BACKGROUND: The usual daily weight fluctuations of well-hydrated older hospitalised people have not been documented internationally. To date, dehydration assessments based on a short-term body weight change defined as >2% have been drawn from healthy population data. The present pilot study aimed to describe usual body weight fluctuation at the same time of day over a 3-day time frame in well-hydrated older hospitalised adults.
METHODS: An observational study of non-acute inpatients (n = 10) admitted to a Geriatric and Rehabilitation Unit, aged ≥60 years, assessed as well-hydrated, mobile, non-amputee and without conditions that influenced fluid status, was conducted. Participants were weighed hourly over a 9-h period for 3 days. Food and fluid intake, clothing items added or removed, and urine and faecal output were recorded.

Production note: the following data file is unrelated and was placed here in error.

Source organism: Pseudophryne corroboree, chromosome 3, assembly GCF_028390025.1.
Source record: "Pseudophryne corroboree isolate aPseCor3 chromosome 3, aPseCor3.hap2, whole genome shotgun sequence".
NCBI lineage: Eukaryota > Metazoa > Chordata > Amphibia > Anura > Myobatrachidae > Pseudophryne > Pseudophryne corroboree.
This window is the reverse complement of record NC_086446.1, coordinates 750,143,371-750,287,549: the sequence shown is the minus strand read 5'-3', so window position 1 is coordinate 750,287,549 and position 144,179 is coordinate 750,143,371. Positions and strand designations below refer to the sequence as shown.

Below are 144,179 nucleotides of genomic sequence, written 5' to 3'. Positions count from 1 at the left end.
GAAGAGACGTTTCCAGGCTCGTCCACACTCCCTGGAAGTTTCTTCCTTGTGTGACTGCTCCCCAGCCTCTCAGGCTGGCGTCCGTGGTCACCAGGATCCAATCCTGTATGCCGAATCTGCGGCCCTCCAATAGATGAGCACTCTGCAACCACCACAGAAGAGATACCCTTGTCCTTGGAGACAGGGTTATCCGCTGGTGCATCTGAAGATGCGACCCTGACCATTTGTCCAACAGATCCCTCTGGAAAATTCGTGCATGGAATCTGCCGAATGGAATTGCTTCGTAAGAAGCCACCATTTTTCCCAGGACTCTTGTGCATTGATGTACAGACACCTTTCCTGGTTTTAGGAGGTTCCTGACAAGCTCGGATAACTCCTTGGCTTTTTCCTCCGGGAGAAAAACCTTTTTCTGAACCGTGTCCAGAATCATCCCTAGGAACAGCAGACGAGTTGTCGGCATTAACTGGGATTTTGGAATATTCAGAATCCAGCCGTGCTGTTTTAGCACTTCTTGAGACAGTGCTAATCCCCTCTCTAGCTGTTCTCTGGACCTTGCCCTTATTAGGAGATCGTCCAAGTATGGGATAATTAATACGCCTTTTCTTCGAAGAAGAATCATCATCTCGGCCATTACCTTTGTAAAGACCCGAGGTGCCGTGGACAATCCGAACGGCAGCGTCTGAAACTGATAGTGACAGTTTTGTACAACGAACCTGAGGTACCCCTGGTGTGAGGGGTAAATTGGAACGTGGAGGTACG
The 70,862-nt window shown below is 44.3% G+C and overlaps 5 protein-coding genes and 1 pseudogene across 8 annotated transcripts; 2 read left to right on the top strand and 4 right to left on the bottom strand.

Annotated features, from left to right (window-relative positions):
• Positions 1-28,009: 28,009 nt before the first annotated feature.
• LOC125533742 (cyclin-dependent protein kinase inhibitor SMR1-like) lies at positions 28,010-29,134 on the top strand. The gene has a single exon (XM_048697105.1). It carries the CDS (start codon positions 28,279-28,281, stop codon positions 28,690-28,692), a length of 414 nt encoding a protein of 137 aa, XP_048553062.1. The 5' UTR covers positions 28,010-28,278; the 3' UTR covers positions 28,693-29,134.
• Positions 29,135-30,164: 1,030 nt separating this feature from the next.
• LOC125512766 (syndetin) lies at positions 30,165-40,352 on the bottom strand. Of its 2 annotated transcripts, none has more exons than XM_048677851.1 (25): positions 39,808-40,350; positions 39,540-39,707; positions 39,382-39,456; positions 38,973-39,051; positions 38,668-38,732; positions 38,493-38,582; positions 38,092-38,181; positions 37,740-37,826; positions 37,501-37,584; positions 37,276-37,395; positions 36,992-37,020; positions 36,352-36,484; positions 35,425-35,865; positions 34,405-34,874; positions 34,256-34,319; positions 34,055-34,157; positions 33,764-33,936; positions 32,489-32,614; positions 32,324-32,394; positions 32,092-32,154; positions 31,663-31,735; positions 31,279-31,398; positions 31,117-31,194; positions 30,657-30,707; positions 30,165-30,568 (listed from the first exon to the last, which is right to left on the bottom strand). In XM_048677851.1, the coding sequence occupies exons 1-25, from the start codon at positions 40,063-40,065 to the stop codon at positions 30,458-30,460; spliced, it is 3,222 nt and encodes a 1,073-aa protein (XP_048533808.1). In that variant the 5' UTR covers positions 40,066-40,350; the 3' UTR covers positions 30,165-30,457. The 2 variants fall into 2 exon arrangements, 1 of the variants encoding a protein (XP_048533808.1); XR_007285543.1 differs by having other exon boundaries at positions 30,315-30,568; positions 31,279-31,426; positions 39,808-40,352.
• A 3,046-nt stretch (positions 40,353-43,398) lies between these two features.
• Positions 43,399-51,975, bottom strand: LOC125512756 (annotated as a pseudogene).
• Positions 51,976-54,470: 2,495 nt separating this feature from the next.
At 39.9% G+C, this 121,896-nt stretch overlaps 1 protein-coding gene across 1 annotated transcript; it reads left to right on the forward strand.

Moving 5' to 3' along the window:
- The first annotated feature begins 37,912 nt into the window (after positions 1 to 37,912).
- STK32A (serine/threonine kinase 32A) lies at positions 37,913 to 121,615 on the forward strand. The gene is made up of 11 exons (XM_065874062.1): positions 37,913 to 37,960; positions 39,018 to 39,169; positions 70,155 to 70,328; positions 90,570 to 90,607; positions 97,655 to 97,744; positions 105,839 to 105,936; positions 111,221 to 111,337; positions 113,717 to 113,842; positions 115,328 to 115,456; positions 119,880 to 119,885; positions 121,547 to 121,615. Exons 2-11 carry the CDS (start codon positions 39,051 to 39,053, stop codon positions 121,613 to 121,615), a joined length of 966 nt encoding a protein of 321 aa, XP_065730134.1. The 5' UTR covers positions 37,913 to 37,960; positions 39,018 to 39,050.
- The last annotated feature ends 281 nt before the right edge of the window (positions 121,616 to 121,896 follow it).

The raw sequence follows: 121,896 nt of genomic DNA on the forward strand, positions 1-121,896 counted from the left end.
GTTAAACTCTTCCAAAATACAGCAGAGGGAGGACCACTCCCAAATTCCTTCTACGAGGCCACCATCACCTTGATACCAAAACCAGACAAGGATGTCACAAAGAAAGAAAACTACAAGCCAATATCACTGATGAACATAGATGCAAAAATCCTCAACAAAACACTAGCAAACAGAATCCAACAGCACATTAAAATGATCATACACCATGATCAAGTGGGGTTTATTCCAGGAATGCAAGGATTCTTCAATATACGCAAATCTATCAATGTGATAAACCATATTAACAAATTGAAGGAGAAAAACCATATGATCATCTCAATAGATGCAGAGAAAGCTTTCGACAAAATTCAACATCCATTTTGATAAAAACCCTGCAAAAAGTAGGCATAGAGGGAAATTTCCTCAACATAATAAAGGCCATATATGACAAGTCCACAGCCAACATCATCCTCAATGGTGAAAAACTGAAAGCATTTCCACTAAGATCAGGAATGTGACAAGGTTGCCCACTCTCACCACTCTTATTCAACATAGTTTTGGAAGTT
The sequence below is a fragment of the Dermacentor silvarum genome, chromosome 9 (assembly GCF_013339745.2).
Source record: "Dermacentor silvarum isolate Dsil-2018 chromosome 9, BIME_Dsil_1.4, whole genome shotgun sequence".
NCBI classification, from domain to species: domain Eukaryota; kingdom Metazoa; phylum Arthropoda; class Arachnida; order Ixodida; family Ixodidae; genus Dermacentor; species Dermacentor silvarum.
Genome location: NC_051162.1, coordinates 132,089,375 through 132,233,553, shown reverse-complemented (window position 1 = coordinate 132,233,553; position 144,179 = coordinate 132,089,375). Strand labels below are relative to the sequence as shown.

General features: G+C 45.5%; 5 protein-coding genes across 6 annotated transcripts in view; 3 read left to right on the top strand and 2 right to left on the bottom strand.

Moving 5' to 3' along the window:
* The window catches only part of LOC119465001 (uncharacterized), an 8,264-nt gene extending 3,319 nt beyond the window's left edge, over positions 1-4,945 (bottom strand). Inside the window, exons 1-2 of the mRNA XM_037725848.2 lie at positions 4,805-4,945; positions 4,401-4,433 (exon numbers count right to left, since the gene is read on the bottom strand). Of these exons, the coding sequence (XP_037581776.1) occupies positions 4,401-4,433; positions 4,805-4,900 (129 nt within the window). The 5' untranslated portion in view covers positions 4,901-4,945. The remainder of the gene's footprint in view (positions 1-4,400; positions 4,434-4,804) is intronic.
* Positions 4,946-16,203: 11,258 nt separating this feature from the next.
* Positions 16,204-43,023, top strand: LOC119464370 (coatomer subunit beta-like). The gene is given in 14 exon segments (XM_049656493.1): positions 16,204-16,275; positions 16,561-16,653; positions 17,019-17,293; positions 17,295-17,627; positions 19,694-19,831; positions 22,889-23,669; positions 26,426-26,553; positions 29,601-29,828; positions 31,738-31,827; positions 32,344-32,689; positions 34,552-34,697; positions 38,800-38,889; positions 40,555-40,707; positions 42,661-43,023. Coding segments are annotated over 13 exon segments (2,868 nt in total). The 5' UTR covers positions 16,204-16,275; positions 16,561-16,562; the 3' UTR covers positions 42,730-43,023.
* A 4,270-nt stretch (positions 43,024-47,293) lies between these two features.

RESULTS: Weight fluctuation for each participant [mean (SD) 80.2 (4.2) years; male 60.0%, n = 10] over 3 days ranged from 1.1% to 3.6%. Over 3 days, 40.0% (4/10) of participants had weight fluctuations of >2% and 20% (2/10) had weight fluctuations of >3%. Time of weigh-in accounted for 99.8% of the variation in weight fluctuation (P < 0.05), with the lowest fluctuations observed when weights were compared at the same time each day (≤0.4 kg).
CONCLUSIONS: Weights recorded at the same time daily had the greatest accuracy. Given that the range 1.1-3.6% was within normal weight fluctuations for well-hydrated older hospitalised participants, the weight change indicative of dehydration remains to be established in this setting but appears greater than conventionally used figures.